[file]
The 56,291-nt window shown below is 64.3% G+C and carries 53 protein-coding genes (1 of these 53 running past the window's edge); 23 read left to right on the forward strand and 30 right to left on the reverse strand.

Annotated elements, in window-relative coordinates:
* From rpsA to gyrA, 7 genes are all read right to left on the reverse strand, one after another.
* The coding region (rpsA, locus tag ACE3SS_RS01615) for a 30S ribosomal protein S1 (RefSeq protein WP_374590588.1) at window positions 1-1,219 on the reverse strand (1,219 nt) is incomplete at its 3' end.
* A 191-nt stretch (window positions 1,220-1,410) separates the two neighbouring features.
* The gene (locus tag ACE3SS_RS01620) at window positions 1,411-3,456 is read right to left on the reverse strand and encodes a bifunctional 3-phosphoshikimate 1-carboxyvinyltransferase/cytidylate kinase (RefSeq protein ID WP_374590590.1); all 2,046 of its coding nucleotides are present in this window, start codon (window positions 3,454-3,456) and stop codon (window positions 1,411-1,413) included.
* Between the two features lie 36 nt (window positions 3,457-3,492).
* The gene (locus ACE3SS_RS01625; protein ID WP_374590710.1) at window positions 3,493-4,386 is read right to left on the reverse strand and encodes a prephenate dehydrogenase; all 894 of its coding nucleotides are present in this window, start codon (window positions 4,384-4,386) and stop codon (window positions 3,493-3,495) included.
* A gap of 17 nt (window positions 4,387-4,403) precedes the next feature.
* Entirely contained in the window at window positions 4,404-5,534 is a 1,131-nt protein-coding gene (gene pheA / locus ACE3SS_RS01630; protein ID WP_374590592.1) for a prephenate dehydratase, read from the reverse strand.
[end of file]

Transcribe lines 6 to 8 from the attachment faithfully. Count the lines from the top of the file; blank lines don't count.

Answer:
* The gene (locus tag ACE3SS_RS01620) at window positions 1,411-3,456 is read right to left on the reverse strand and encodes a bifunctional 3-phosphoshikimate 1-carboxyvinyltransferase/cytidylate kinase (RefSeq protein ID WP_374590590.1); all 2,046 of its coding nucleotides are present in this window, start codon (window positions 3,454-3,456) and stop codon (window positions 1,411-1,413) included.
* Between the two features lie 36 nt (window positions 3,457-3,492).
* The gene (locus ACE3SS_RS01625; protein ID WP_374590710.1) at window positions 3,493-4,386 is read right to left on the reverse strand and encodes a prephenate dehydrogenase; all 894 of its coding nucleotides are present in this window, start codon (window positions 4,384-4,386) and stop codon (window positions 3,493-3,495) included.